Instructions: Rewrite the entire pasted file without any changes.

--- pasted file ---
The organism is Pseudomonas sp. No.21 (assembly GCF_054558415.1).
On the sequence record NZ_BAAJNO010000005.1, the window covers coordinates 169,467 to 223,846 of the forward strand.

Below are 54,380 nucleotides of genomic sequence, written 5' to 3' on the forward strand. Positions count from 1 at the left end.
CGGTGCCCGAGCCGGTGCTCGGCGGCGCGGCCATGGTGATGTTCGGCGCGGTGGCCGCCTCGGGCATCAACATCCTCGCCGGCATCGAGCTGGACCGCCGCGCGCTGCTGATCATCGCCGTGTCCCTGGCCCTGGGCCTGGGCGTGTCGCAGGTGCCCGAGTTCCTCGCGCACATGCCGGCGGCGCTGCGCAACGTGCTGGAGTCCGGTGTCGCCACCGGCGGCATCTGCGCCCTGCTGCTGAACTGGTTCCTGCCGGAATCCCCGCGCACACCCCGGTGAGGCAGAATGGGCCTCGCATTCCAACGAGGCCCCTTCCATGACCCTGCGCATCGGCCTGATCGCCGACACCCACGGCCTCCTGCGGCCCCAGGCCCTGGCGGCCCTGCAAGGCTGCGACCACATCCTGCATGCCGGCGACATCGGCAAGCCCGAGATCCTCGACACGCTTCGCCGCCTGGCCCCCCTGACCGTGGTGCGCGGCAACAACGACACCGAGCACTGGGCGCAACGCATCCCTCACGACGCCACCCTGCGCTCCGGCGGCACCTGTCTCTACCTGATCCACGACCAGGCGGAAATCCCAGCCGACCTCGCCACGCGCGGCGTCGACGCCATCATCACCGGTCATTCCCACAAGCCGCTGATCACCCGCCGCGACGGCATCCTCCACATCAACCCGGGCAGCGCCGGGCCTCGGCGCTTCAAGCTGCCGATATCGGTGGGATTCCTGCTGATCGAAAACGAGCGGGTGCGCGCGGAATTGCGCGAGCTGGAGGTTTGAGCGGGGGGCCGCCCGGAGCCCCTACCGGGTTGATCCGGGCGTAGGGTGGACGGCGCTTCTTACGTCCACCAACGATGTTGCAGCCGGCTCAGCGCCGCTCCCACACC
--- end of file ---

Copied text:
The organism is Pseudomonas sp. No.21 (assembly GCF_054558415.1).
On the sequence record NZ_BAAJNO010000005.1, the window covers coordinates 169,467 to 223,846 of the forward strand.

Below are 54,380 nucleotides of genomic sequence, written 5' to 3' on the forward strand. Positions count from 1 at the left end.
CGGTGCCCGAGCCGGTGCTCGGCGGCGCGGCCATGGTGATGTTCGGCGCGGTGGCCGCCTCGGGCATCAACATCCTCGCCGGCATCGAGCTGGACCGCCGCGCGCTGCTGATCATCGCCGTGTCCCTGGCCCTGGGCCTGGGCGTGTCGCAGGTGCCCGAGTTCCTCGCGCACATGCCGGCGGCGCTGCGCAACGTGCTGGAGTCCGGTGTCGCCACCGGCGGCATCTGCGCCCTGCTGCTGAACTGGTTCCTGCCGGAATCCCCGCGCACACCCCGGTGAGGCAGAATGGGCCTCGCATTCCAACGAGGCCCCTTCCATGACCCTGCGCATCGGCCTGATCGCCGACACCCACGGCCTCCTGCGGCCCCAGGCCCTGGCGGCCCTGCAAGGCTGCGACCACATCCTGCATGCCGGCGACATCGGCAAGCCCGAGATCCTCGACACGCTTCGCCGCCTGGCCCCCCTGACCGTGGTGCGCGGCAACAACGACACCGAGCACTGGGCGCAACGCATCCCTCACGACGCCACCCTGCGCTCCGGCGGCACCTGTCTCTACCTGATCCACGACCAGGCGGAAATCCCAGCCGACCTCGCCACGCGCGGCGTCGACGCCATCATCACCGGTCATTCCCACAAGCCGCTGATCACCCGCCGCGACGGCATCCTCCACATCAACCCGGGCAGCGCCGGGCCTCGGCGCTTCAAGCTGCCGATATCGGTGGGATTCCTGCTGATCGAAAACGAGCGGGTGCGCGCGGAATTGCGCGAGCTGGAGGTTTGAGCGGGGGGCCGCCCGGAGCCCCTACCGGGTTGATCCGGGCGTAGGGTGGACGGCGCTTCTTACGTCCACCAACGATGTTGCAGCCGGCTCAGCGCCGCTCCCACACC